Dr. Kate Darling is a leading expert in Robot Ethics, as well as a researcher at the Massachusetts Institute of Technology (MIT) Media Lab. Kate investigates social robotics and conducts experimental studies on human-robot interaction. Kate Darling explores the emotional connection between people and life-like machines, seeking to influence technology design and policy direction. Her writing and research anticipate difficult questions that lawmakers, engineers, and the wider public will need to address as human-robot relationships evolve in the coming decades. Kate Darling has a background in law & economics and intellectual property, having graduated from law school with honors and holds a doctorate of sciences from the Swiss Federal Institute of Technology (ETH Zurich). She currently serves as intellectual property policy advisor to the director of the MIT Media Lab. Kate Darling used to also co-teach a robot ethics course at Harvard Law School with Professor Lawrence Lessig, and she now increasingly works at the intersection of law and robotics, with a focus on legal and social issues. Kate is a fellow at the Harvard Berkman Center for Internet & Society and the Yale Information Society Project, and is also an affiliate at the Institute for Ethics and Emerging Technologies. Kate’s work has appeared in popular publications such as Vogue, The New Yorker, The Guardian, BBC, NPR, PBS, The Boston Globe, Forbes, CBC, WIRED, Boston Magazine, The Atlantic, The Japan Times, and more. Perhaps most awesomely, Kate also looks after several domestic robots, including her twin Pleos; Yochai and Peter. I first came into contact with Kate Darling, when I listened to her fascinating conversation with Sam Harris; and I knew I needed to talk books with her. Please enjoy my interview with Kate Darling…
When someone asks you ‘what do you do for a living?’ – How do you respond?
I am a Researcher.
I’m currently reading Expecting Better by Emily Oster.
What’s your earliest memory of reading?
My first word was “book”! I learned to read pretty young, when I was 3, but my earliest memory is probably later: reading a Berenstain Bears book out loud to my parents.
If you could encourage young people to read one book in particular, what would it be?
What age? I don’t know if it still holds up, but Girl Goddess #9 by Francesca Lia Block is a beautiful and weird little collection of short stories that had a huge positive impact on me when I was a young teen.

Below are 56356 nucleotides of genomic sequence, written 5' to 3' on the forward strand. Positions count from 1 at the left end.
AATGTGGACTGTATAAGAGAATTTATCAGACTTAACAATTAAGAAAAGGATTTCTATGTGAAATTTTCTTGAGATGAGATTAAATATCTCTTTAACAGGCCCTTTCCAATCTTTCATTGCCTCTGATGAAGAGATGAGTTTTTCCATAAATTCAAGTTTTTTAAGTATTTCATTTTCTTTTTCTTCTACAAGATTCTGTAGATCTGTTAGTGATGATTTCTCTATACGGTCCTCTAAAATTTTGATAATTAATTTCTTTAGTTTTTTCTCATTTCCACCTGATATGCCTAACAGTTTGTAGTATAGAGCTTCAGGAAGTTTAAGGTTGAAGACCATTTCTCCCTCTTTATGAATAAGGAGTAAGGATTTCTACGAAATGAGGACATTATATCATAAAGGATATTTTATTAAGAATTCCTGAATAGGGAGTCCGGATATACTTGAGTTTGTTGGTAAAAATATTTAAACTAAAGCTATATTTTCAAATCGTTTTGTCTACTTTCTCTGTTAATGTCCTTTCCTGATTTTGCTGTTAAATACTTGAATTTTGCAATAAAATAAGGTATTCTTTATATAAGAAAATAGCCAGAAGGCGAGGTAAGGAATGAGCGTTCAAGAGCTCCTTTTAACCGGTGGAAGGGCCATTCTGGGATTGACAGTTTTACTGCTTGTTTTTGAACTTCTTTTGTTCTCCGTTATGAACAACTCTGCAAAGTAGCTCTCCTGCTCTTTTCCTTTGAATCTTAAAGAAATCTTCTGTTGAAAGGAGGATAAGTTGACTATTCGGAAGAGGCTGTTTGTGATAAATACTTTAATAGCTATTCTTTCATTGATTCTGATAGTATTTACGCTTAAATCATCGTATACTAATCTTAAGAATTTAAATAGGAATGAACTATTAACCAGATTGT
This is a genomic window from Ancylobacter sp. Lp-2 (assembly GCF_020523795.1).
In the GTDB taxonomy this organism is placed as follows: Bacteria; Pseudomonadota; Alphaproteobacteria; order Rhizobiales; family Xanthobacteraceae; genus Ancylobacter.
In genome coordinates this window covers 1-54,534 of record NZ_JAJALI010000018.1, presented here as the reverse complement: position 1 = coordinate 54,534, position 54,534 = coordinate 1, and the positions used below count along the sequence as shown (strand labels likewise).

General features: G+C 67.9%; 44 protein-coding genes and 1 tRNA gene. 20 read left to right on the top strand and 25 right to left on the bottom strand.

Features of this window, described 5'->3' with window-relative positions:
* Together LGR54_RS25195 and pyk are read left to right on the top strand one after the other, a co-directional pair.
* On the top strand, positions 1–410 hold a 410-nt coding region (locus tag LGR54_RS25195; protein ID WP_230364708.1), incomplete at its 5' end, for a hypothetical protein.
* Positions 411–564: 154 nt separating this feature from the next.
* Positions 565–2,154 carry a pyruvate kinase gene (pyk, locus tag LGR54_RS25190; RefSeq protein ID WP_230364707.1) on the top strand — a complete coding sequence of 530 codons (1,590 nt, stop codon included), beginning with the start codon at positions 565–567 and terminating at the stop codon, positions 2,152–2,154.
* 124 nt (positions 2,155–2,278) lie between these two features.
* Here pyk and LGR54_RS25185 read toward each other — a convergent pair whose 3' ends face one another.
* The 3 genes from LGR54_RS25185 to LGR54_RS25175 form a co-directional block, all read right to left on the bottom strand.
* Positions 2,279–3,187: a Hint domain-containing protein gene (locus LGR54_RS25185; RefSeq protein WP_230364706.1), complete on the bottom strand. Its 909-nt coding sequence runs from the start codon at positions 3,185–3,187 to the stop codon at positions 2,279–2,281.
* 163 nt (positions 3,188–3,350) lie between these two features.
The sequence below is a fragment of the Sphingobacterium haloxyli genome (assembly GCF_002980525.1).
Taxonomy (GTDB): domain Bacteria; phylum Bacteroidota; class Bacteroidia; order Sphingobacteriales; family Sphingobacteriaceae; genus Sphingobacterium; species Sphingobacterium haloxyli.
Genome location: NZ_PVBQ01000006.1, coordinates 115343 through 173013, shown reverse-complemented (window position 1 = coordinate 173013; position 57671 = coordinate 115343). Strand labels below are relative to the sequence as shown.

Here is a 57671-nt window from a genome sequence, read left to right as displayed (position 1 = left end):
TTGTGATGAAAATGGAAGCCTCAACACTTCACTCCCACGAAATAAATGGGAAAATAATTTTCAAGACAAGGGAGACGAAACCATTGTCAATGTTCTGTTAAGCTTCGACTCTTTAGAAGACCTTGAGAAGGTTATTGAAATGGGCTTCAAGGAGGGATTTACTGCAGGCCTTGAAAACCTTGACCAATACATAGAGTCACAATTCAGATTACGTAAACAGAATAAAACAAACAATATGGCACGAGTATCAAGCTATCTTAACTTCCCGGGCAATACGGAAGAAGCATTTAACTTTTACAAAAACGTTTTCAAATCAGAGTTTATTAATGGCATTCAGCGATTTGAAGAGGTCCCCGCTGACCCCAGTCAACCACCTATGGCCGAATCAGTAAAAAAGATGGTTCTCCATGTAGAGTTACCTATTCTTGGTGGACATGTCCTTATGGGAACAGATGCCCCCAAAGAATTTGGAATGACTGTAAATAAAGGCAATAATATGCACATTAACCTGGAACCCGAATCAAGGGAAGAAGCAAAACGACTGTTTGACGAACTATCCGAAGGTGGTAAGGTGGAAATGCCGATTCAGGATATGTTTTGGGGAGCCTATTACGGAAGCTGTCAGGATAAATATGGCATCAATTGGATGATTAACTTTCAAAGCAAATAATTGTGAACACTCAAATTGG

What is the worst job you’ve ever had?
I sold popcorn in a movie theatre. It was only the “worst” because the customers were sometimes mean. Once, a man was so outraged by the concession stand prices that he threw his popcorn all over me. Other than that it wasn’t a bad job.
Do you read as much as you’d like to?
Not even close.
If a complete novice was looking to read just three books as an introduction to A.I., which three would you recommend?
I would recommend the following:
Many! For example, some books that I read multiple times as a young adult when I was starting to become fascinated with various forms of government and society were The Dispossessed by Ursula K. LeGuin, Nickel and Dimed by Barbara Ehrenreich, and the Gate to Women’s Country by Sheri S. Tepper.
What book have you recommended the most to friends and family?
The book I’ve recommended the most is The Hitchhiker’s Guide to the Galaxy by Douglas Adams.
What’s your favourite genre of book?
Science Fiction and classic German literature.
What do you think a world without books would be like?
Even though I love books, I would hope we could use or get creative with other media formats and the world would be fine.
Is there an author whose writing you’re such a fan of, that you’ll read everything they release?
I’ll read anything written by Max Frisch.
Do you think digital books will ever completely replace real books?
Yes, but it will take a while.
What book do you feel humanity needs right now?
Given your expertise in A.I., what do you believe the technological aspect of our world will look like in 10, 25 and 50 years?
I believe we’re entering into an era of human-robot interaction as we increasingly integrate AI and robots into our lives. That said, predictions are hard! There’s a lot of media hype and I think people currently overestimate what AI is capable of, but who knows where we’ll be in 50 years.
Do Androids Dream of Electric Sheep? by Philip K. Dick. It’s related to my research interests and I reference it constantly.
Are there any books you haven’t mentioned that you feel would make your reading list?
So many. Come over and peruse my bookshelves.
What books or subject matter do you plan on reading in the next year?
I’m pregnant, so I expect to read a lot of parenting books, and of course Go the F**k to Sleep by Adam Mansbach.
If you were to write an autobiography – what would it be called?
Mistress of Machines.